Originally posted earlier this week in HLOG
As the former Bruins now General hockey girl around hlog, and the southern hemisphere’s and one of hockey’s biggest Bergeron fans I feel it is my job, duty, neigh OBLIGATION to give my thoughts and all that on the Bergeron hit.
Waking up on a Sunday morning to your best friend texting you to say Bergeron’s been hit from behind and had been taken from the game unconscious is one of the worst things. It sucks in so many ways that are completely… Shit. Can I say that here, Jordi? Maybe not. I’ll keep my language in check.
First things first.
I do not believe Randy Jones to be a dirty player.
I do not believe the HIT to be exceptionally dirty in the style of Jesse Boulrice and Steve Downie, those other two fine examples of what Philly (who I LIKED until they traded JONI (who I liked for a reason I have never understood) is currently producing.
I do believe it was a dirty hit, I do believe it should be punished even if only to educate players about making a the RIGHT decision in the second they have to pull out of such hits. Andy Ference ( a foutain of wisdom it seems in this situation) raised a good point on the Bergeron hit after the game.
In the position he was in Bergeron was not a direct scoring threat instead attempting to clear the puck. Instead with his back turned to Randy Jones as he moved to snow plow stop and clear the puck back up the boards, he was vulnerable. Every coach expects their players to follow through on their checks, it’s part of their job and something everyone understands. BUT there comes a time in a game, in some circumstances when a player knows the person they are tracking, intending to check is vulnerable and to follow through on their check could result in a serious injury to the opposition.
While this understanding and the follow through come in split seconds, hockey players are decision makers, and the game they play relies on this quick thinking all the time. Players need to remember, as most do though, that following through is not worth it in these situations where such a high risk of injury exists and the seriousness of the injury that may eventuate, is such. (OH wow. That Really does sound law studenty.)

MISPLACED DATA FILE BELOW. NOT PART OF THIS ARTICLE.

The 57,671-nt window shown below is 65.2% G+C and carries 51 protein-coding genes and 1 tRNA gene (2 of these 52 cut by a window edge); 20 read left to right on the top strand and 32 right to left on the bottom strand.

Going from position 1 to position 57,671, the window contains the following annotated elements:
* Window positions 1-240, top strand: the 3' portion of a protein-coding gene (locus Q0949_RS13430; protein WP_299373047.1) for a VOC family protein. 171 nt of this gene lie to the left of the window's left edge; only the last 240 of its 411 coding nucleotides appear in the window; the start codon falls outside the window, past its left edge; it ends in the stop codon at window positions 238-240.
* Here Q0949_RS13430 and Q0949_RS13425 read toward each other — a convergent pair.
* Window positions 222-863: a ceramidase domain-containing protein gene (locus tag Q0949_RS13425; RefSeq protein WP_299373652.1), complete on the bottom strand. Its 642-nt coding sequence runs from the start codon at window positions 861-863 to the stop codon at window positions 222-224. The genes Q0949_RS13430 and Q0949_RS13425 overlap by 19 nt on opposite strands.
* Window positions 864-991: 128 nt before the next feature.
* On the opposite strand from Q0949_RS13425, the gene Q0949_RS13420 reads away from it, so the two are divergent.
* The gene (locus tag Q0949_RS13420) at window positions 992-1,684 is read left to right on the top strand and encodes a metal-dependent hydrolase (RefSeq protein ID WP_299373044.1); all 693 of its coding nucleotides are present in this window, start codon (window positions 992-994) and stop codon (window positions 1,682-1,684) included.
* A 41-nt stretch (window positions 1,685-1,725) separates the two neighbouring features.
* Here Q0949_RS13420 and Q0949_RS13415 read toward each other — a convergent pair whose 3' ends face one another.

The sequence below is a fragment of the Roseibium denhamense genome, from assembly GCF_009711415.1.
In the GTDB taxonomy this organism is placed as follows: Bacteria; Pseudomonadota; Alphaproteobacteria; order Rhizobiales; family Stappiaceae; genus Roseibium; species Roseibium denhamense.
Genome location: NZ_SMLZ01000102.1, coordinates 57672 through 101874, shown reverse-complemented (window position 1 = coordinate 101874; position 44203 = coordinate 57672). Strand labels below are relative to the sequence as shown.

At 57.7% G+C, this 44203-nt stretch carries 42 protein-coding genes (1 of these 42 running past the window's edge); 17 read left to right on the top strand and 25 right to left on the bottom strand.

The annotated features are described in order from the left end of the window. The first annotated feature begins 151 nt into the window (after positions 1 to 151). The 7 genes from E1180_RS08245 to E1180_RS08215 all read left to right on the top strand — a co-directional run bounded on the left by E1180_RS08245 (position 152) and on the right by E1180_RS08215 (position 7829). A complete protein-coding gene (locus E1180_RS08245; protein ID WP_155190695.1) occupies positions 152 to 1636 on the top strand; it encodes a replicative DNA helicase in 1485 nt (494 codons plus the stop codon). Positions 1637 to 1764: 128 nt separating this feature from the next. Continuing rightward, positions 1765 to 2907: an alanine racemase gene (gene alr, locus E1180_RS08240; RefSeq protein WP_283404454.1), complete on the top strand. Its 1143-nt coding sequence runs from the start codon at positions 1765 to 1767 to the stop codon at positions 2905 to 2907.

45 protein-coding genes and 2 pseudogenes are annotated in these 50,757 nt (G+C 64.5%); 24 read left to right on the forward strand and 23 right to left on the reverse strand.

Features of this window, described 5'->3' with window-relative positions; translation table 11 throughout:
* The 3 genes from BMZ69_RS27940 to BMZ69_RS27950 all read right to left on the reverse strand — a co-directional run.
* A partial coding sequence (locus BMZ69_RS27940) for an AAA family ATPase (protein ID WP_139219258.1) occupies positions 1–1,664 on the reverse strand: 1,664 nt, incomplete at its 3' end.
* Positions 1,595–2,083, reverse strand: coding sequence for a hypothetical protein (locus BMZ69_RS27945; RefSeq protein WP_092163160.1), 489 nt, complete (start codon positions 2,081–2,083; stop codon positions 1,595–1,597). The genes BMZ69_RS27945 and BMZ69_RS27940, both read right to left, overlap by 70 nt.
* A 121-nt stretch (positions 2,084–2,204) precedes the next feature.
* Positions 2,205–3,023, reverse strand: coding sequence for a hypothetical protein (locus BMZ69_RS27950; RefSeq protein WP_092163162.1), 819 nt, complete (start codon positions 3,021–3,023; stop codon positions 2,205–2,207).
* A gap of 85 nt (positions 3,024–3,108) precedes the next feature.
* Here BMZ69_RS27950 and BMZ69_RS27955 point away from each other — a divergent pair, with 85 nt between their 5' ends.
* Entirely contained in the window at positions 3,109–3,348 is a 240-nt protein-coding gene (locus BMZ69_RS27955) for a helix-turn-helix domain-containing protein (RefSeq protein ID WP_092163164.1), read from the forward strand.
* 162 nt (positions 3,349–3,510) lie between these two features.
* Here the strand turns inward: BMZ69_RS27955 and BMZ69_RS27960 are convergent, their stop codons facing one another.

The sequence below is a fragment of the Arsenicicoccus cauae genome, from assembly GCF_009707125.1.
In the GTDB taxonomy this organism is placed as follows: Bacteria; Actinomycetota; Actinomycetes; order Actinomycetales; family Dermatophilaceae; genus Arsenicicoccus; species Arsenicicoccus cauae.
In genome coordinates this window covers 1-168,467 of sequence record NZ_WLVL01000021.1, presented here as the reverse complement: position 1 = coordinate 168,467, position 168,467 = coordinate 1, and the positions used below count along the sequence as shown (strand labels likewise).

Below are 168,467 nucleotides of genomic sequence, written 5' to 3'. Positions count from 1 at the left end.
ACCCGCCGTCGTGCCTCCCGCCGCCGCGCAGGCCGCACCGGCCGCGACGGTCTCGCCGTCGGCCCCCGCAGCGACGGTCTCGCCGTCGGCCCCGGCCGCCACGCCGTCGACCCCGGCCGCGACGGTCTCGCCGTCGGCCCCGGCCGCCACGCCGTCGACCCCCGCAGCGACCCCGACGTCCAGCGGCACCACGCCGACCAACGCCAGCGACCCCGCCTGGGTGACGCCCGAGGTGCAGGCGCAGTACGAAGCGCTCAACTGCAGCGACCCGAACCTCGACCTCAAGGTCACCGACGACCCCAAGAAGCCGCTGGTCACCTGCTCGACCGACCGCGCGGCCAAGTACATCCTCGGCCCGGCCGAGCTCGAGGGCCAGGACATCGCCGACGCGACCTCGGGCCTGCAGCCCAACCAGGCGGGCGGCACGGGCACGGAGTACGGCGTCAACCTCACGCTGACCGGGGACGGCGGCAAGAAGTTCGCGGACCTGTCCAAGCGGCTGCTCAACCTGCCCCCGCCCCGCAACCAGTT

I’m just thankful however after everything, that it only (and it is so rare when we can say something is ONLY) a concussion and a broken nose. Seeing the video, hearing what had happened, that he’d been unconscious for 15 minutes, that they’d had to cut his jersey and gear off, tape his hands and legs together to stop them flopping was truly terrifying not just for me as a Bergeron fan, but I believe for anyone who loves the game of hockey and good young talent.
And Bergeron is good young talent. There are only two players Younger than Bergeron with more points. Their names.
Crosby. Ovechkin. The kid is good.
And I pray, He will continue to be good.
I could continue to type here and explain why I’m a Bergeron fan, (the factual reasons or the true pathetic reason involving a funny limited English interview at youngstars), how much he gives to the community (his parents were in town to see the game and go to a dinner Tuesday night where he was being honoured as the Childrens Hospital of Boston’s Champion (an award given to the Boston area athlete who has given the most back to the community and it’s children).
All in All. He’s a class act for a guy who’s just gone 22.
Get Better Soon Bergy.